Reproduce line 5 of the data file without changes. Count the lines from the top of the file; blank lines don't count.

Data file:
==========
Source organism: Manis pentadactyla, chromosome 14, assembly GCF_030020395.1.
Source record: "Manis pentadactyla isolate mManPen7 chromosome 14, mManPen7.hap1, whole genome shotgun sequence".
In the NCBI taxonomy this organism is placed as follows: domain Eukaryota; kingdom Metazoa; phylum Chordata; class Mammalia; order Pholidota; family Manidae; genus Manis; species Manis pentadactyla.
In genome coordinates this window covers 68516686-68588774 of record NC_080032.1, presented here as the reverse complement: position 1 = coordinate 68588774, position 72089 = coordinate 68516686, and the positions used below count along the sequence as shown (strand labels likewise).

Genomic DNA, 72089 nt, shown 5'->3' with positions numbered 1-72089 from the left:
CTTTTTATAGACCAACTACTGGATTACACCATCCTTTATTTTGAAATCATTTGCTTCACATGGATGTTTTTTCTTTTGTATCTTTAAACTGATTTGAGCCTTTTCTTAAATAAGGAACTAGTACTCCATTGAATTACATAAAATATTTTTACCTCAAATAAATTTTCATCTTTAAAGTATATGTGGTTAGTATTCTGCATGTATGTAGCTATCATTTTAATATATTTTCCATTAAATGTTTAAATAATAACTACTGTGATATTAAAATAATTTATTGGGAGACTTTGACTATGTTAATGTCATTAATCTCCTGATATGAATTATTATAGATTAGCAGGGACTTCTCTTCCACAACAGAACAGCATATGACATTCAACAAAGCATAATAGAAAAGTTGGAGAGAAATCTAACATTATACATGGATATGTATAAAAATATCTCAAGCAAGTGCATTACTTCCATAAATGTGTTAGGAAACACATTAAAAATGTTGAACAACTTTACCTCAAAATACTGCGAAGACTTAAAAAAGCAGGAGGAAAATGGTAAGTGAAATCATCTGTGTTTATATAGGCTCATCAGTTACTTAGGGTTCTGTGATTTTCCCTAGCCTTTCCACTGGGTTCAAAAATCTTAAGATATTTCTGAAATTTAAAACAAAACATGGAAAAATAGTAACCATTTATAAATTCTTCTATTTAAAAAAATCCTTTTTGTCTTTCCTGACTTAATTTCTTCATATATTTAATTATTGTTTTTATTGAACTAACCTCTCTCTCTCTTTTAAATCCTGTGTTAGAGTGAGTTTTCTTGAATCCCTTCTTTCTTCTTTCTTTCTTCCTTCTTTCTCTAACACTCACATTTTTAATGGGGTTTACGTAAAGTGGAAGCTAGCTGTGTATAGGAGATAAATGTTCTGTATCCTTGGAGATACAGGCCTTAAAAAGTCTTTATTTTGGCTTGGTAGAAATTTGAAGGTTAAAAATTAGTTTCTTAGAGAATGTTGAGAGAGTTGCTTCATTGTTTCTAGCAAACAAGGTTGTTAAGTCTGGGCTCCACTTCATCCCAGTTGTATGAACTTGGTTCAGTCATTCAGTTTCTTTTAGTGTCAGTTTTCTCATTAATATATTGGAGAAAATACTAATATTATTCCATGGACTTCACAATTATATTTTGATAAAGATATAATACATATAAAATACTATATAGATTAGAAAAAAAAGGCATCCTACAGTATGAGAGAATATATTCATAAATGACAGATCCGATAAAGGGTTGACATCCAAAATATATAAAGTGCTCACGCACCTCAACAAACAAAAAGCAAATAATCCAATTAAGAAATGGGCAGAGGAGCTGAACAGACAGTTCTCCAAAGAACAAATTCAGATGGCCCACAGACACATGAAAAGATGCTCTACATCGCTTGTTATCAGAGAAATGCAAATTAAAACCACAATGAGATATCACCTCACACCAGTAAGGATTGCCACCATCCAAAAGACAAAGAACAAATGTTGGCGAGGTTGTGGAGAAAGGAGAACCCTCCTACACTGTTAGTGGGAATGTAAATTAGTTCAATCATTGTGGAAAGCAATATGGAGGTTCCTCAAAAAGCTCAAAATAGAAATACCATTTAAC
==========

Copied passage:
Genomic DNA, 72089 nt, shown 5'->3' with positions numbered 1-72089 from the left: